Larissa Smith to Present Poster on Molecular Genetic Tools for Monitoring Selenium Reduction at Tailings and Mine Waste 2023

Larissa Smith will present the poster “Molecular Genetic Tools for Monitoring Selenium Reduction and Metabolic Functions in Microbial Communities” at the Tailings and Mine Waste 2023 conference. SiREM’s Jeff Roberts will also attend the conference, which runs from November 5 to 8 at the JW Marriott Parq Hotel in Vancouver, British Columbia.

Larissa Smith is a Scientist in the Treatability division of SiREM. Larissa’s coauthors on the paper are SiREM’s Asma Rahman, Melody Vachon, Phil Dennis, and Jeff Roberts and Geosyntec’s Silvia Mancini, Andrew Holmes, and Rachel James.

The Tailings and Mine Waste Conference presents state-of-art and state-of-practice information regarding mill tailings and mine waste. It also addresses current and future topics facing the tailings, mining, and environmental communities.


Microbial communities can play a significant role in the treatment of metals at mine sites, often through direct microbial metabolic reduction. Soluble metal ions can act as the electron acceptor in microbial respiration with concurrent decreases in their solubility and toxicity, for example the reduction of aqueous selenate to precipitated elemental selenium. The use of molecular genetic tools including targeted quantitative polymerase chain reaction (qPCR) allows quantitative monitoring of specific genes involved in metal reduction processes, such as selenate reductases. Additionally, genetic colony identification and next generation sequencing of 16S rRNA gene amplicons (NGS) can be used provide comprehensive microbial profiles that are used to monitor important microbial groups with metabolic functions, such as sulfate reduction, nitrate reduction, or groups that directly precipitate metals. In this study qPCR tests, NGS, and differential plating methods combined with genetic colony identification were used to detect and characterize microbial communities for metals reduction and detoxification processes at a selenium site.

Selenate metabolic pathways were used to develop qPCR tests specific to selenate reductase genes, including srdA and serA, which were used to quantify specialized selenium reducing microbial communities in samples of geologic material from a mine site. Other qPCR tests targeting sulfate reducing bacteria and nitrate reducing bacteria were used to quantify non-specialized selenium degraders. For the purposes of monitoring selenium metabolism through NGS, an open-source microbial functional database was modified to include a new functional category made up of 27 microbial taxa documented to be involved in selenium reduction. The database was then used to summarize the proportion of selenium metabolizers in the context of other metabolic functions. This provided rapid and easily interpretable outputs of complex data. The data indicated the presence of both specialized and non-specialized selenium reducers in the samples tested. In another approach, microbes from geologic material from a known selenium reducing site were plated and colonies of selenite reducing bacteria were grown and isolated. PCR amplification of the 16S rRNA gene combined with Sanger sequencing were used to identify the species of bacteria that reduced selenium based on the formation of characteristic red colonies on the selenite-amended agar plates. This is an example of using classical plate-based microbiology methods combined with molecular biology that provides a method for quickly isolating and identifying selenite reducing microbes that may be yet to be identified in the literature.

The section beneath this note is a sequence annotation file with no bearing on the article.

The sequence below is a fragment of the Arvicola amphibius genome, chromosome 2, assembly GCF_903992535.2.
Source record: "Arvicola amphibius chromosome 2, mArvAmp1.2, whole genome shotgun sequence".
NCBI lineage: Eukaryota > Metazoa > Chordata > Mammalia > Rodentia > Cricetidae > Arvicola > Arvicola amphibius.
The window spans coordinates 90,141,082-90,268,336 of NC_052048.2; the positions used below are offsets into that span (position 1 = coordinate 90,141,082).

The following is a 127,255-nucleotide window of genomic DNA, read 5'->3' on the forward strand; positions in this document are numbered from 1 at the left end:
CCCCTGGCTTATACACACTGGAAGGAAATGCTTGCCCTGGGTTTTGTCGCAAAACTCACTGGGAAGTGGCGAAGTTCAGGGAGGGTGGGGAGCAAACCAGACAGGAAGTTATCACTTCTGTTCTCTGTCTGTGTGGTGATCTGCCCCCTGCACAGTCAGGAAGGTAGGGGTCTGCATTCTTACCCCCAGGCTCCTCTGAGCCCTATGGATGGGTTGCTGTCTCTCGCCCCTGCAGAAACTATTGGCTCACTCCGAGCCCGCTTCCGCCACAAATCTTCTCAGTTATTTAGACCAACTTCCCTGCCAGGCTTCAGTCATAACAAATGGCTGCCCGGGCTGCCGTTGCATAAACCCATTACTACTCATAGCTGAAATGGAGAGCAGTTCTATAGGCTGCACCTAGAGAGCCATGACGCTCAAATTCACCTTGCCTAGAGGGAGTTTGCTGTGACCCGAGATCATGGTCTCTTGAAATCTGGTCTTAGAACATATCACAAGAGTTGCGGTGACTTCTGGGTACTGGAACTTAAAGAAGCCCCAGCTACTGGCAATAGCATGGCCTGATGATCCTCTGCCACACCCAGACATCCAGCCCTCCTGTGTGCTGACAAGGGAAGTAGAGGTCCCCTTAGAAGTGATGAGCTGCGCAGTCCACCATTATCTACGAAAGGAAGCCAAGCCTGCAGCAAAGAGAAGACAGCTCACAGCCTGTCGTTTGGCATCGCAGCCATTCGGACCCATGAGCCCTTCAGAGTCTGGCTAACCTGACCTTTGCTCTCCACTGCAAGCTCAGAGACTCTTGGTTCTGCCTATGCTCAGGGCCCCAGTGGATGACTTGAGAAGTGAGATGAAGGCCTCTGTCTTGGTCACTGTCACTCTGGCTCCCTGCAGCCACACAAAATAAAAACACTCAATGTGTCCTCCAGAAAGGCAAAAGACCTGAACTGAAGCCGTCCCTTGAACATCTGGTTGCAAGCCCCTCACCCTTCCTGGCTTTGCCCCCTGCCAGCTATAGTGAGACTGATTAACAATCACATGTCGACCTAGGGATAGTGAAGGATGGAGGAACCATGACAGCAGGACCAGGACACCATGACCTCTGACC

The combination of molecular biological tools used in this study provided multiple lenses to view selenium metabolizing communities and can vastly increase our ability to understand how microbiology impacts metals treatment processes for selenium and other toxic metals.

More Information

About the event: Tailings and Mine Waste 2023

For consultation regarding metals treatment, contact Larissa Smith at

For consultation regarding molecular genetic testing, contact Phil Dennis at

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